This describes a high-severity operational event (network outage, crash bug, etc.) pretty well.  The call leader is organizing teams and devs to focus on different parts of diagnosis and mitigation, and there's tons of unknowns and both relevant and irrelevant information coming in all the time.

Many companies/teams do dry-runs of such things, but on-the-job training is most effective.  The senior people guide the junior people through it as it happens, and after a few repetitions, the junior people (or the ones who display maturity and aptitude) become the leads.

For "regular" software engineering, I'd rather not encourage the idea that short, distinct scenarios are representative of the important parts.  Making something that's maintainable and extensible over many years isn't something that can be trained in small bites.

Comment by Dagon on Very Unnatural Tasks? · 2021-08-03T16:22:51.021Z · LW · GW

I suspect that the observed behaviors will feel normal - even if the goals and motives are inscrutable, humans will infer more pedestrian goals from the actions they see.  In other words, the motivations may be unnatural or weird, but the actions will still be actions, and we'll make up reasons that we can believe.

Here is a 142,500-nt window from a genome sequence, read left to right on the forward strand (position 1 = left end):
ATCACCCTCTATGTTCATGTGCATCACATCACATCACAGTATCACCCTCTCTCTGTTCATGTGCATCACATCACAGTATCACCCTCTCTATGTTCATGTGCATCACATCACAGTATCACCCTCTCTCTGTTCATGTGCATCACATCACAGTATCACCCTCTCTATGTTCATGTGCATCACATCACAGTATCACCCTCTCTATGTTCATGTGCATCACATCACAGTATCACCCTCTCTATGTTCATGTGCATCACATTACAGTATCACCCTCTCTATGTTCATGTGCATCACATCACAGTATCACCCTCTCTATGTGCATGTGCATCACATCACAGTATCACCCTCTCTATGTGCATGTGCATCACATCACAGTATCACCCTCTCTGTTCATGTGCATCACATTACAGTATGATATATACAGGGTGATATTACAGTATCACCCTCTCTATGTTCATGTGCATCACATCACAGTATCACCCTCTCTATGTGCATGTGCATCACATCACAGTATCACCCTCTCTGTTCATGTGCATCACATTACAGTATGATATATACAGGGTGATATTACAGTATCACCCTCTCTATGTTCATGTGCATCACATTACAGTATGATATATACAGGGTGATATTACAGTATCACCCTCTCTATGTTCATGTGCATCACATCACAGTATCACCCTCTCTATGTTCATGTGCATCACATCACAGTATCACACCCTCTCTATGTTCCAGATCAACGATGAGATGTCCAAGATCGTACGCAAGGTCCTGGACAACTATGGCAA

For instance, the AGI may cure cancer by making our DNA more resistant to mutation, because they fear uncontrolled variance in their pets.  We'll only notice the cure, not the motive.

Comment by Dagon on [deleted post] 2021-08-01T17:26:22.259Z

There will be no clear signs - ambiguity is required to keep humans under control (or rather, so the humans control themselves by incorrect beliefs).

Comment by Dagon on The World is Continuous, Not Discrete · 2021-08-01T16:53:14.738Z · LW · GW

I fear you're mixing ambiguity with uncertainty with un-quantized states.  A sensible definition of dead would be "never again going to take action".  There is a bright line where this is the case, though there's uncertainty whether it's been crossed.  Hearts can start beating again, though I don't know of any cases of post-cremation resurrection.

Healthy vs sick is similar regarding uncertainty and ambiguity.  Outside of movies, doctors don't pronounce you absolutely healthy.  They can say relatively healthy - better shape or less risk than some comparison group.  

Comment by Dagon on Brief thoughts on inefficient writing systems · 2021-07-29T22:14:00.283Z · LW · GW

Ease/speed of learning is the wrong metric to evaluate a language or writing system.  How effective it is for communication among the literate is far more important.   And that communication includes interesting hard-to-measure features such as social signaling, intentional ambiguity, and extensibility to new concepts.

Comment by Dagon on paulfchristiano's Shortform · 2021-07-27T23:13:54.444Z · LW · GW